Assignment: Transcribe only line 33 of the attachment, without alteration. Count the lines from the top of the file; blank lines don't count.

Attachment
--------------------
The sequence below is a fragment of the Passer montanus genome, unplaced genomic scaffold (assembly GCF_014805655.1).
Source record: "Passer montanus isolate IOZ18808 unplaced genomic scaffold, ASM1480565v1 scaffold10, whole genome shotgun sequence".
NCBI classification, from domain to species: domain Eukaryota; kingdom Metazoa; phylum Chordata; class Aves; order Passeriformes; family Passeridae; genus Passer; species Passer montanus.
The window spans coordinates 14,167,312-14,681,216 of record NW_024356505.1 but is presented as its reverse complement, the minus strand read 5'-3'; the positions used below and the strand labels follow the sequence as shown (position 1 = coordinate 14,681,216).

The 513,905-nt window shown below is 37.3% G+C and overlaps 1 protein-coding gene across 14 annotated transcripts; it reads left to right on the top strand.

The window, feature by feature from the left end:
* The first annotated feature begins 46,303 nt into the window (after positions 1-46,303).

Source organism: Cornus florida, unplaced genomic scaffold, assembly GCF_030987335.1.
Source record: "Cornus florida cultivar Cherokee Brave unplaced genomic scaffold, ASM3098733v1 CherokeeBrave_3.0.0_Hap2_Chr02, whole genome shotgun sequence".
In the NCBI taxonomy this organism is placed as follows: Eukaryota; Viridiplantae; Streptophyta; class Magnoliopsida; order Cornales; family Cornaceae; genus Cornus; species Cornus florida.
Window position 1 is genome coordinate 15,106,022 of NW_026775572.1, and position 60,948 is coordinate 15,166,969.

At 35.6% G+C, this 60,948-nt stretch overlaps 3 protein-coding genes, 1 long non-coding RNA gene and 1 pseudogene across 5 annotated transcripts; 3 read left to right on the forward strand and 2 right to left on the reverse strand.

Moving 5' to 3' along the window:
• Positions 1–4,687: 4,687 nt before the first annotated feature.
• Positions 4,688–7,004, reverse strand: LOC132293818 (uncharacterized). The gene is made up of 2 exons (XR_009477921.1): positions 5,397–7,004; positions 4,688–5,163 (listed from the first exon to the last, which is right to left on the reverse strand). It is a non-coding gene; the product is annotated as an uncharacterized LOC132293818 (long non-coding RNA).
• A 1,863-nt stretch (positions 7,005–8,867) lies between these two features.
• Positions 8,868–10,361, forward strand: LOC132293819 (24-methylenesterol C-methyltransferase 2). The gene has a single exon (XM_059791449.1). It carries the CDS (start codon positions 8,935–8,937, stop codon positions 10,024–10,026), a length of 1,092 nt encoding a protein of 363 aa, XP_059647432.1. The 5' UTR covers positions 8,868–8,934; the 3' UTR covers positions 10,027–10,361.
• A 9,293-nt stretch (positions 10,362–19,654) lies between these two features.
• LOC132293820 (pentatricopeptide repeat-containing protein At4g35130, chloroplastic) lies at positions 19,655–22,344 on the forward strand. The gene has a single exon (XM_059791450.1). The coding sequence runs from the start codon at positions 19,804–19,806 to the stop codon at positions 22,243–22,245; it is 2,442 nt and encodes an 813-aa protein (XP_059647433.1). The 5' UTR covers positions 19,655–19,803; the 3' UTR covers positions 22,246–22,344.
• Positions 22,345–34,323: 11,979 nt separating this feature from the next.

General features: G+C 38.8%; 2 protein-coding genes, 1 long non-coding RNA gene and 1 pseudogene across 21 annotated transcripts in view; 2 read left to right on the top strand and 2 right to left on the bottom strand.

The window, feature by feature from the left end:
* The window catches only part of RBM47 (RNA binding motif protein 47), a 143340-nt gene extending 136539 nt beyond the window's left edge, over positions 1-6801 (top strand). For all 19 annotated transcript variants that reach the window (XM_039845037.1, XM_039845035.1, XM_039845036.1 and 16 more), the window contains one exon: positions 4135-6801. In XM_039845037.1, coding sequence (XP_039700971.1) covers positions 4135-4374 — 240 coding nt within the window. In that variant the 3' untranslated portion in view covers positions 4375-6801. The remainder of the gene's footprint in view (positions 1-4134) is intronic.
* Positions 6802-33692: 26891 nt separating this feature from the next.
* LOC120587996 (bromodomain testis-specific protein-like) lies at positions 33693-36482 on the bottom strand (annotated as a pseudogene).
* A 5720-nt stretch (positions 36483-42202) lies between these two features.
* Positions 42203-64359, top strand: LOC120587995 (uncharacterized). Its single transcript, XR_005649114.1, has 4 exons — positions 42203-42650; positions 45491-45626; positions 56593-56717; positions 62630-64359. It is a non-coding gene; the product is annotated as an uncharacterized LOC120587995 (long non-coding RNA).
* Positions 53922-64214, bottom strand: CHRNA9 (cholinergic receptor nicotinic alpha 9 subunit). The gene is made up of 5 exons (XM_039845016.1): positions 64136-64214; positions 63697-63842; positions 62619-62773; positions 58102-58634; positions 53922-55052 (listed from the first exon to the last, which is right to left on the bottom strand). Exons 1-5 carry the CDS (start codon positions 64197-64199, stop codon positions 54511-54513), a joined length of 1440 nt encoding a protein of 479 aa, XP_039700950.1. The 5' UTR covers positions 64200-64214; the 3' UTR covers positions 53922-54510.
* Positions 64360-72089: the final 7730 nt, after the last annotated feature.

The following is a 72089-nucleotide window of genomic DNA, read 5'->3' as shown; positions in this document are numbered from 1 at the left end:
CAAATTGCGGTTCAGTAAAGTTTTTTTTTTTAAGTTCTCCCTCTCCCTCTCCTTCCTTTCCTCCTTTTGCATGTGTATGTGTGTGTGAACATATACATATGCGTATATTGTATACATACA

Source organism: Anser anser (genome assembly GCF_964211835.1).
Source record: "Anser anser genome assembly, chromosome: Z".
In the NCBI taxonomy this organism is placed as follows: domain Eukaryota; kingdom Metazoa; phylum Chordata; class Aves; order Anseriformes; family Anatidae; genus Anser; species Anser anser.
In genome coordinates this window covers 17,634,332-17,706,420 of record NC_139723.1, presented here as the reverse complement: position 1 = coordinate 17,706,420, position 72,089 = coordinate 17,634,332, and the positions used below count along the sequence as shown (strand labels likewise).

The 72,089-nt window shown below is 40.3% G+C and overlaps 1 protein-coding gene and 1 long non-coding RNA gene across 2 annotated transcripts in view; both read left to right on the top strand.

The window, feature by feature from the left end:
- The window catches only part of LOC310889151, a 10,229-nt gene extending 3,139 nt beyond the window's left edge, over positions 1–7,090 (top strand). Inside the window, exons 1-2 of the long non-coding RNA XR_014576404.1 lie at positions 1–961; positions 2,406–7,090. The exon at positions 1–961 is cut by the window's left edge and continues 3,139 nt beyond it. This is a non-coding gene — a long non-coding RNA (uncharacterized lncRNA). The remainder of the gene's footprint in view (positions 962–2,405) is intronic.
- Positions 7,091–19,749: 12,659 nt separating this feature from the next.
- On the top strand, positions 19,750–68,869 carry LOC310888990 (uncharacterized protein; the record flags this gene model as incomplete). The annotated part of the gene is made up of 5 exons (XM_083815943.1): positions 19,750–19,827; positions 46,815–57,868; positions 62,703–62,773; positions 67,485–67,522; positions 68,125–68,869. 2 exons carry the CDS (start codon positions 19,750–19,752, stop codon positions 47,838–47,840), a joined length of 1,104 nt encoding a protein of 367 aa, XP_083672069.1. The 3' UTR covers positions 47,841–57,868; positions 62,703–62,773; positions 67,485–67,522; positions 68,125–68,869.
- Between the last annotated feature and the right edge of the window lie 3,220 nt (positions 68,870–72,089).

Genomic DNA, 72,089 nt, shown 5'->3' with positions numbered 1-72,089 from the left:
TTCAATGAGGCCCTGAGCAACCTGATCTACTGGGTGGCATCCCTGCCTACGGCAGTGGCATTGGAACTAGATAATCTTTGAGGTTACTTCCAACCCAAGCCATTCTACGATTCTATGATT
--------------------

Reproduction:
Source record: "Anser anser genome assembly, chromosome: Z".